By Ellen-Rae Cachola, Ph.D.
Evening Supervisor & Archives Manager
The University of Hawaiʻi School of Law Library recently exhibited items from the Pacific Island Committee Archive. These papers are composed of records from the Judicial Council of the U.S. Ninth Circuit Court, Pacific Islands Committee, which administers the American rule of law in American Samoa, Guam, Commonwealth of Northern Mariana Islands, and the Republic of Marshall Islands. The dates of records and cases in the collection are from 1984-2006.
The mission of the Pacific Island Committee is to keep abreast of legal developments and to make suggestions for the improvement of the administration of justice in former and present Pacific territorial areas in which the U.S. Federal Judiciary has continuing responsibilities or interests. These island countries follow a mixture of common and customary laws, while also drawing from U.S. and International laws for guidance.
To raise awareness about this collection, the Law Library’s Archives hosted the “Pacific Island Legal Institute Welcome Reception & Exhibit” in collaboration with the Law Schoolʻs January 2019 Pacific Island Legal Institute (PILI). The William S. Richardson School of Law created opportunities to convene jurists from Pacific Island nations to come together for judicial education.
The purpose of judicial education is to help professionalize judiciaries and support the rule of law. PILI program coordinator, Minara Mordecai stated:
“This program creates a connection between the Law School and the Pacific Islands… Not only are we offering the judges training in the legal field, but we’re also rekindling cultural and social ties between Hawai‘i and other Pacific Island communities.”
The exhibit showcased a series of portraits of participating Judges at the first South Pacific Judicial Conference in 1972. This event was convened by Judges working in various Pacific Islands courts, to engage in dialogue about the future of each island’s judiciary and court systems, after many were under the colonial jurisdictions of Spanish, French, German, British, Japanese and/or American rule. Today, questions of how to balance customary law with the western or imported laws remain.
Across the exhibited portraits was a timeline of papers from the Jon Van Dyke and Samuel P. King Collections, showcasing the program booklets of each SPJC from 1972 to 2003. This exhibit showcased the topics discussed at each conference, as well as a quote from that conference.
A second exhibit at the mezzanine level, Pacific Island Collection, was a tribute to the late Chief Justice of Hawaiʻi, William S. Richardson, who stated an inspirational quote at the second SPJC Conference:
“In the ancient past, our ancestors had frequent contact with each other, but these relations have almost disappeared, and we have become isolated by war and nationalism. Today, we’ve chosen to end this isolation, at least in the judicial field, knowing that the peoples of the world could attain peace and harmony by meeting and exchanging ideas regarding our legal systems…” (Berkley-Coats et al 2009).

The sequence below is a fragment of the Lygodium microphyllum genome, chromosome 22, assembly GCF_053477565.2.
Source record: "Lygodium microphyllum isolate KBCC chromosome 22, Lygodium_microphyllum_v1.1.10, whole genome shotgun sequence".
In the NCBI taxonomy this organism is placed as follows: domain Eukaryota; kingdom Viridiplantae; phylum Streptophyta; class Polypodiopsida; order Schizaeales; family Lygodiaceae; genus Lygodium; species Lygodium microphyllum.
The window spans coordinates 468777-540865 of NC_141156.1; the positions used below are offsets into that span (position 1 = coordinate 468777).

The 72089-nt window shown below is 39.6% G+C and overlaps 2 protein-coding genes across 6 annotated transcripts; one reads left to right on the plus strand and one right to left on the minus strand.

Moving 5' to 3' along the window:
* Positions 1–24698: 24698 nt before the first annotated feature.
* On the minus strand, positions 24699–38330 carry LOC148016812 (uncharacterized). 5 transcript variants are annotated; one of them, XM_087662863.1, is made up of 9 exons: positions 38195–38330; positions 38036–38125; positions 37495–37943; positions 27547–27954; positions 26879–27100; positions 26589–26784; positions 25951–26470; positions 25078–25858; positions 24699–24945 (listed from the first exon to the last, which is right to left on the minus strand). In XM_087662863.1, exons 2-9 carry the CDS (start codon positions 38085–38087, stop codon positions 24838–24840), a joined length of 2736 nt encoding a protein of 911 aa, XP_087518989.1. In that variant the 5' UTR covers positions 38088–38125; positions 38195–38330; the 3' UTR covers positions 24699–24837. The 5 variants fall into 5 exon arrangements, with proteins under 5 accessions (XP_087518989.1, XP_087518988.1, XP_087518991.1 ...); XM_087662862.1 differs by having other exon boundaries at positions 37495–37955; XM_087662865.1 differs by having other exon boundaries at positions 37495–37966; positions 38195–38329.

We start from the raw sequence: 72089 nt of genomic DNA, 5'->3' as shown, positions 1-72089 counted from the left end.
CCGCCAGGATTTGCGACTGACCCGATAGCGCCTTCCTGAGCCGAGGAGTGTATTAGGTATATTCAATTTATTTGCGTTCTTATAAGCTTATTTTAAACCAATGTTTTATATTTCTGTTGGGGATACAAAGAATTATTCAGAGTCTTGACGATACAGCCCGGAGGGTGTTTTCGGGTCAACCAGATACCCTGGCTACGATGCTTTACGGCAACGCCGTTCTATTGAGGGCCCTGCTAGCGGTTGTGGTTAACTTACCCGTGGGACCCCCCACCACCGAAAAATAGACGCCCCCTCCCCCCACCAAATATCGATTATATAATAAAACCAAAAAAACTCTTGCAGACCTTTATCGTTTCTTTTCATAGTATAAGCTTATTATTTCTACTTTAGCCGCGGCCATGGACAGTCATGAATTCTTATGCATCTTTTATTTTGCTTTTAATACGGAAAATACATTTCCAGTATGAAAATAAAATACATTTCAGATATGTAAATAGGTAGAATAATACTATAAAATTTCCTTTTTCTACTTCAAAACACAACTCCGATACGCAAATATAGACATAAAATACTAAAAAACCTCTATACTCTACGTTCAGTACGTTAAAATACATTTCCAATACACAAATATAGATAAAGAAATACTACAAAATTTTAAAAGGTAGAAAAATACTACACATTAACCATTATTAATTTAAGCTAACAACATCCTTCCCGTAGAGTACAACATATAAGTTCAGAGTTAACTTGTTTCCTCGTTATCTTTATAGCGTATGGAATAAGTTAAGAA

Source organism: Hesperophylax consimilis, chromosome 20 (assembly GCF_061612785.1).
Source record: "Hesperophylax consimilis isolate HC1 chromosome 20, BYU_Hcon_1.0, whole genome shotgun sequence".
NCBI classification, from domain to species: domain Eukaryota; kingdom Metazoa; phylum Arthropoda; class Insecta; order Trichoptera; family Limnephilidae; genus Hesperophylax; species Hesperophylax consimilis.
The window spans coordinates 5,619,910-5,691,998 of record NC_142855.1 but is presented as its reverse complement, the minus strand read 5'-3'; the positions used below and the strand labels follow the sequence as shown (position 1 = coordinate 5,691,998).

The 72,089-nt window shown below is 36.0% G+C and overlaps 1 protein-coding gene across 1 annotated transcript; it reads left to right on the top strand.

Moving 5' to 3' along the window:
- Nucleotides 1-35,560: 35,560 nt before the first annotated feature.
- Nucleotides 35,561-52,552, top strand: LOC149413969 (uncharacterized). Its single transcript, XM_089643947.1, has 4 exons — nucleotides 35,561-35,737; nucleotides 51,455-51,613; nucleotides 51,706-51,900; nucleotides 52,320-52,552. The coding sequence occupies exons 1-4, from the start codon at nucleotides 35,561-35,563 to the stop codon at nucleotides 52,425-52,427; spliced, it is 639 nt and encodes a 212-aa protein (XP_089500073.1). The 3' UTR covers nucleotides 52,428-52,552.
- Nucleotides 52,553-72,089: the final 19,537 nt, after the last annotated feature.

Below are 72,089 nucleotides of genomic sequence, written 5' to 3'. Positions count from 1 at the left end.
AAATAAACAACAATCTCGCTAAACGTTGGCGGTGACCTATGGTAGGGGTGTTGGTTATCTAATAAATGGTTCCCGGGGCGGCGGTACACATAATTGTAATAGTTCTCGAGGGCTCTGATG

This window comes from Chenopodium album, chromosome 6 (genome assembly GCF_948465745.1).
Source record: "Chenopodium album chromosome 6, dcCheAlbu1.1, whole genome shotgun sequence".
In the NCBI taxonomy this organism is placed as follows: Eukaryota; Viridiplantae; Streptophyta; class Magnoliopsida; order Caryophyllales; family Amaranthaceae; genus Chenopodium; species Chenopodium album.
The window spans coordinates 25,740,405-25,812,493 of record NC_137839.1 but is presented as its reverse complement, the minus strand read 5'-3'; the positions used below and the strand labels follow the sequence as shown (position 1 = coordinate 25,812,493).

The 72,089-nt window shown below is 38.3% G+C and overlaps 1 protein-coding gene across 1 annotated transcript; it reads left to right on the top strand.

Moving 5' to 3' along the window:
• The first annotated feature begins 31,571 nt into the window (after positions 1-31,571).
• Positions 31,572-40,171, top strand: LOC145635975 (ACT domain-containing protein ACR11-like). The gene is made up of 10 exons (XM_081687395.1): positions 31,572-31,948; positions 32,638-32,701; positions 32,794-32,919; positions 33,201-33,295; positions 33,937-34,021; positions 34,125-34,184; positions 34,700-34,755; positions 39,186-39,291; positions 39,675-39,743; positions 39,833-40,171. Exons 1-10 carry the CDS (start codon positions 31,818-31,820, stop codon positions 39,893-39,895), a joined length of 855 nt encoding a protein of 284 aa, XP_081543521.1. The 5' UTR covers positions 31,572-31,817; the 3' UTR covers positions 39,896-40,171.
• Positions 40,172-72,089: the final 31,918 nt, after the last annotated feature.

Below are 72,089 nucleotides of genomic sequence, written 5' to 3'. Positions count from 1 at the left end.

Archival items from the Jon Van Dyke and Samuel P. King collections elaborated on this quote, providing evidence of various indigenous land tenure systems, traditional resource management, and pre-western relationships amongst diverse Pacific Islanders; the impacts of war and nationalism; and the postcolonial issues that have surfaced since the first SPJC discussions in 1972.
The reception and exhibit culminated in a “community testimonies” program, where visiting Judges from American Samoa, Chuuk, Kosrae, Pohnpei, Yap, the Republic of Palau, and the Republic of the Marshall Islands engaged in dialogue with William S. Richardson School of Law Assistant Professor Troy Andrade, and Ulu Lehua Scholars Lydia Fuatagavi (of American Samoa), and Bev Simina and Rockyner Hadley (of Federated States of Micronesia). This exchange allowed a Native Hawaiian Professor and his students to ask visiting Judges questions about the laws from their home island nations, such as comparisons of traditional legal systems, and the politics between traditional laws and western laws. In addition, students were able to ask about laws regarding family violence, Native land title and immigration issues on their home lands–subjects they want to learn about as they currently study in Hawaiʻi.
The Pacific Island Committee Archival collection can be explored at the law library’s archive website.
The featured documents from the Pacific Island Legal Institute Welcome Reception & Exhibit can be found in the digital exhibit.
An abbreviated physical exhibit is currently available at the University of Hawaiʻi School of Law Library, Pacific Islands Collection, until the end of January 2019.